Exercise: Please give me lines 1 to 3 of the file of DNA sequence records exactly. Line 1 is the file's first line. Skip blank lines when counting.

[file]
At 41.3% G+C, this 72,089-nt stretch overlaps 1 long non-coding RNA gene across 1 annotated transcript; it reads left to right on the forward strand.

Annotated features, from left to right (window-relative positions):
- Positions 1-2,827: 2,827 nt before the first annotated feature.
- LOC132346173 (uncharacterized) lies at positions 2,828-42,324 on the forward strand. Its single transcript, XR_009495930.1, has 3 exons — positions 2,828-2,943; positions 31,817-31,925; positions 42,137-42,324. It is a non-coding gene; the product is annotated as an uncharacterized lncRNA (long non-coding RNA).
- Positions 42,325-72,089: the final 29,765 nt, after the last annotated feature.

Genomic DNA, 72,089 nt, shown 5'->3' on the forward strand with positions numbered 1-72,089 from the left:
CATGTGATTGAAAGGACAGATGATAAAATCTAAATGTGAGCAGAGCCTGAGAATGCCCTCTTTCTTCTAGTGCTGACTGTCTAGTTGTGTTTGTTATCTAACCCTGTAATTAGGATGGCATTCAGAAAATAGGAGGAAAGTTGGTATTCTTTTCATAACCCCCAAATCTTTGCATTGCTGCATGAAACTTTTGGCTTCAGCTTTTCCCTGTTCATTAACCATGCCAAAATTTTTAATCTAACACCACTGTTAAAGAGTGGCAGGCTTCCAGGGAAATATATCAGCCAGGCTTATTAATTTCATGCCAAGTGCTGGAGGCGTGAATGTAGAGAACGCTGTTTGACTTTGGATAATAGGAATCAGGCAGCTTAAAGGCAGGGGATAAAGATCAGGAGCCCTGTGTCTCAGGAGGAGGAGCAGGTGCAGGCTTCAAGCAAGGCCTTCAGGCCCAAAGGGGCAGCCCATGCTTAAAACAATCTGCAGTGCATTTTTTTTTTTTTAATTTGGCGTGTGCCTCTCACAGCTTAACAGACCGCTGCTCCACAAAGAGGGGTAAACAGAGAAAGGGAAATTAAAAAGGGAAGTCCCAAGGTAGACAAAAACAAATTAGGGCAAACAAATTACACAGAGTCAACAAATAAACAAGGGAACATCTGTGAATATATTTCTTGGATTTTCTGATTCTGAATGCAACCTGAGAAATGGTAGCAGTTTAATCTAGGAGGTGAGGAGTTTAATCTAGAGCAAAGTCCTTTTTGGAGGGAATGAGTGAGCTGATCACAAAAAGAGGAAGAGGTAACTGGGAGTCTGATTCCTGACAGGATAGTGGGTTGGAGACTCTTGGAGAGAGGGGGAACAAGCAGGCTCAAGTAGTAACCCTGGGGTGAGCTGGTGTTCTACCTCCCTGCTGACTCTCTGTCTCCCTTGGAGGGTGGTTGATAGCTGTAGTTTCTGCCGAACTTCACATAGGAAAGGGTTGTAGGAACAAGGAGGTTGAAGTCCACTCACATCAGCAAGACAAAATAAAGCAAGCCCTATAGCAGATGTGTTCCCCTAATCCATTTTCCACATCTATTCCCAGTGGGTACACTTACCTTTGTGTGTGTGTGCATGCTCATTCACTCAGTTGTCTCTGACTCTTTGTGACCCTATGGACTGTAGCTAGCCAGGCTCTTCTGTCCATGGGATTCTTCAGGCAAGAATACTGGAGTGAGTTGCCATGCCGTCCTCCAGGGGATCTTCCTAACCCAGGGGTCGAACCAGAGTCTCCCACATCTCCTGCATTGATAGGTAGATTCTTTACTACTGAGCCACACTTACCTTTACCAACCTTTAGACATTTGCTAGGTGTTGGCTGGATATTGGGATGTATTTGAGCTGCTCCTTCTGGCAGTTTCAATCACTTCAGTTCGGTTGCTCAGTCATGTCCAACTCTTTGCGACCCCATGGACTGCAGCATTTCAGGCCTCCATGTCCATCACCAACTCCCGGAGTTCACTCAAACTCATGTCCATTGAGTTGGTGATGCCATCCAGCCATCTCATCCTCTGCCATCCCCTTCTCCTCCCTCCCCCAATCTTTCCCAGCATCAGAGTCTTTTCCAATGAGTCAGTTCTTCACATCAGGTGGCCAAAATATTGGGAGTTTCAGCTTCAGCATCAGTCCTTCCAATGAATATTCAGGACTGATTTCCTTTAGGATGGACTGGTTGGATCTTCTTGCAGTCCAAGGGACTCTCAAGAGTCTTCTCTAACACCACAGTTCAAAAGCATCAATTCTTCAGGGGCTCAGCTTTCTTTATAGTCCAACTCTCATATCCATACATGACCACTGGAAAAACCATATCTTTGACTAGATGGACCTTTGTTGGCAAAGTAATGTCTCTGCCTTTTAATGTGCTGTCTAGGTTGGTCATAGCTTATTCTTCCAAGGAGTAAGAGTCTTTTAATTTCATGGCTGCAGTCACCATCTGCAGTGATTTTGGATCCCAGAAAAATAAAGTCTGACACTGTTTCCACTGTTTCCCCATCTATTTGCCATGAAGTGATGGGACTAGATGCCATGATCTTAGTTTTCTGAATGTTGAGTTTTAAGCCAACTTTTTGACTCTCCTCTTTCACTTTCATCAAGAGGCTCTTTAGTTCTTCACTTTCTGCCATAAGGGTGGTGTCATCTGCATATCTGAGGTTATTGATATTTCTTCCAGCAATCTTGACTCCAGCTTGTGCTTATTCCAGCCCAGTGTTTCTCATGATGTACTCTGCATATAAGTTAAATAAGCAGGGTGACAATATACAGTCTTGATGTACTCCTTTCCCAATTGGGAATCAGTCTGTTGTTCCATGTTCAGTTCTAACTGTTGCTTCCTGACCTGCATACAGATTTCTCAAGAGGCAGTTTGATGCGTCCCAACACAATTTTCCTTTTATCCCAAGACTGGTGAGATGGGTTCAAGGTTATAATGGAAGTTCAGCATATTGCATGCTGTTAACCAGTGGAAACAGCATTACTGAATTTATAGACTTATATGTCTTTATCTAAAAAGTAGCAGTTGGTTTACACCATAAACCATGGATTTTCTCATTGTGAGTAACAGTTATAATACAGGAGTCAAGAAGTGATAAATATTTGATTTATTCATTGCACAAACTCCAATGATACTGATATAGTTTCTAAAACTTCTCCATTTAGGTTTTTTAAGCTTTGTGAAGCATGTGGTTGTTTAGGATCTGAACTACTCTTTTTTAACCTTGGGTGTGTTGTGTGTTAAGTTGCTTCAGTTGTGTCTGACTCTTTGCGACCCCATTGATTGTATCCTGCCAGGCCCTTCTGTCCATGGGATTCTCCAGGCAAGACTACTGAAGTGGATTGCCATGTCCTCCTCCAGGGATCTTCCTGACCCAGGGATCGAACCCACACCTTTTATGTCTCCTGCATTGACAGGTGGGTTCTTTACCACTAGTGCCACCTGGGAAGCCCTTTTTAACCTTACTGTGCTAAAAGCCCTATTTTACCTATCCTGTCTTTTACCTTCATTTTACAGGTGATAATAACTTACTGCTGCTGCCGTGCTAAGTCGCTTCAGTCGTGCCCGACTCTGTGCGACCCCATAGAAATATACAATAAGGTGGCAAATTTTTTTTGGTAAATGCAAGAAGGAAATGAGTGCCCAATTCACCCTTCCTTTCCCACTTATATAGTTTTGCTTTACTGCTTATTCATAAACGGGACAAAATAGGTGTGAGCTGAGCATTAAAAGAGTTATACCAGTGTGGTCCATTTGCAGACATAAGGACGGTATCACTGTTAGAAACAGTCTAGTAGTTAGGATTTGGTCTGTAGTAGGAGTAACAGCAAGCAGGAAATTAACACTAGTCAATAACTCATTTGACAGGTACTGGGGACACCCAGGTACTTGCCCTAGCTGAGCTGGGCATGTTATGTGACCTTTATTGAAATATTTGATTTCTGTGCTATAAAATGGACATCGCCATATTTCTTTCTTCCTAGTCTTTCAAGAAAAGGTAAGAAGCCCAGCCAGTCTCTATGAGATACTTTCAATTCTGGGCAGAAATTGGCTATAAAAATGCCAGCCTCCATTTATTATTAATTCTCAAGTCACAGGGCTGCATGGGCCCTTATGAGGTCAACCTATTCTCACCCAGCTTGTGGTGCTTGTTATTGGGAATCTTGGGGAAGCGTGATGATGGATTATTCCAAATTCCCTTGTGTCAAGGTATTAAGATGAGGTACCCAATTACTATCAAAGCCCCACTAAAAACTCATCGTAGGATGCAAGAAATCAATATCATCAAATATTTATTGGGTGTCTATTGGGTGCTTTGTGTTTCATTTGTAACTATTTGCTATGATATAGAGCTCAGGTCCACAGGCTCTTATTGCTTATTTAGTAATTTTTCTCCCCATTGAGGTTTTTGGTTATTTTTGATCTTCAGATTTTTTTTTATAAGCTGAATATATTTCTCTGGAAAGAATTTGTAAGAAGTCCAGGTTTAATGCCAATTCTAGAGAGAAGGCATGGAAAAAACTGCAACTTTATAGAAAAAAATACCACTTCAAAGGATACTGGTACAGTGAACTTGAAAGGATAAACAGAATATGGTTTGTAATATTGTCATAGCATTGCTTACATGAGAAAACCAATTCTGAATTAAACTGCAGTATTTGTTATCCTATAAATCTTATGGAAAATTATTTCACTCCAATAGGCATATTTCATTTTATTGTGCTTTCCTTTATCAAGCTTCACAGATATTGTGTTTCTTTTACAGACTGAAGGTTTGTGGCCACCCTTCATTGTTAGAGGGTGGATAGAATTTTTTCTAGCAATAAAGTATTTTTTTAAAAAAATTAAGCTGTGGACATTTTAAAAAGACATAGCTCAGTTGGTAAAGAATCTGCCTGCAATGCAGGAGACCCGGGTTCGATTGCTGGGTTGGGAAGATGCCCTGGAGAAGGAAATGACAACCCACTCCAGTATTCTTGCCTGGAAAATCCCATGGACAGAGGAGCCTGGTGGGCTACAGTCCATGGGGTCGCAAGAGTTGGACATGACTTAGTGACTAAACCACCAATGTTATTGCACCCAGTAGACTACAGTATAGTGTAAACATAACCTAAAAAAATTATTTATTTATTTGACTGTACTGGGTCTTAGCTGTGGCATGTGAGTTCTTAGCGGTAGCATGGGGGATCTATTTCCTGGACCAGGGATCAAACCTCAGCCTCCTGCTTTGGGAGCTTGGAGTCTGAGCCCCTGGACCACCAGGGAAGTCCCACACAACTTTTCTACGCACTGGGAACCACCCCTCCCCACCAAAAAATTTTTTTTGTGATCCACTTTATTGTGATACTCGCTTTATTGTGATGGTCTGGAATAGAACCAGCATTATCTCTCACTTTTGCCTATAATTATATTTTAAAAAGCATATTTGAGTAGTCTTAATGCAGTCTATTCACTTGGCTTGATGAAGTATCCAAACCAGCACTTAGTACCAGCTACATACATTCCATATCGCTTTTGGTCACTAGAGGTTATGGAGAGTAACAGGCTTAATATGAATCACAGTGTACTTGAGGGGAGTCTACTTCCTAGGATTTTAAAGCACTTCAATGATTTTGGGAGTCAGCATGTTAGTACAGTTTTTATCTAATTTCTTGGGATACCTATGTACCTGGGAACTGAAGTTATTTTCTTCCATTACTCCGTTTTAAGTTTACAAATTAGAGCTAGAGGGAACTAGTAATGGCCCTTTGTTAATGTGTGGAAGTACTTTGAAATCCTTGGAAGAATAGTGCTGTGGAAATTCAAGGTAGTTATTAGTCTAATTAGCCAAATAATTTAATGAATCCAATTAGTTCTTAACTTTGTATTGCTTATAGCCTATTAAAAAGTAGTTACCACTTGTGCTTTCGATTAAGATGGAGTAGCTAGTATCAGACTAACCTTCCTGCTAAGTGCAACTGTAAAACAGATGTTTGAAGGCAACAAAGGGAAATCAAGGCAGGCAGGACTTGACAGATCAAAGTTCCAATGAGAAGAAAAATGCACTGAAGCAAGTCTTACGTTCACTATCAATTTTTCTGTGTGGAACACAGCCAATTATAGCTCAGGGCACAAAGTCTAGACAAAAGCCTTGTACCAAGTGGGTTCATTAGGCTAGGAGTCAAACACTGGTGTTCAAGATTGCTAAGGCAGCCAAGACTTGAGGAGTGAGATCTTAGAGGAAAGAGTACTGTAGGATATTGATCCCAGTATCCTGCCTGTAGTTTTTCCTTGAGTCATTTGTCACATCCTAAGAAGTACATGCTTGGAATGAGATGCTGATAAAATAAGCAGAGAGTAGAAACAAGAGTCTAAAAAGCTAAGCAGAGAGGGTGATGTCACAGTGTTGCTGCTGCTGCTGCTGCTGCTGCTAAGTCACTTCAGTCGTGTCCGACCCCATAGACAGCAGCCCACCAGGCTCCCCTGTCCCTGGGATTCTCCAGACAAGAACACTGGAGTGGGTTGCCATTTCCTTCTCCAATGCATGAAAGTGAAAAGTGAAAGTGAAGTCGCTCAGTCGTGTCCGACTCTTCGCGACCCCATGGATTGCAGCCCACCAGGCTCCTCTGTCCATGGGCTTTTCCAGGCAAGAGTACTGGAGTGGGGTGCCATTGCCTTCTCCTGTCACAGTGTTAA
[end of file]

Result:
At 41.3% G+C, this 72,089-nt stretch overlaps 1 long non-coding RNA gene across 1 annotated transcript; it reads left to right on the forward strand.

Annotated features, from left to right (window-relative positions):
- Positions 1-2,827: 2,827 nt before the first annotated feature.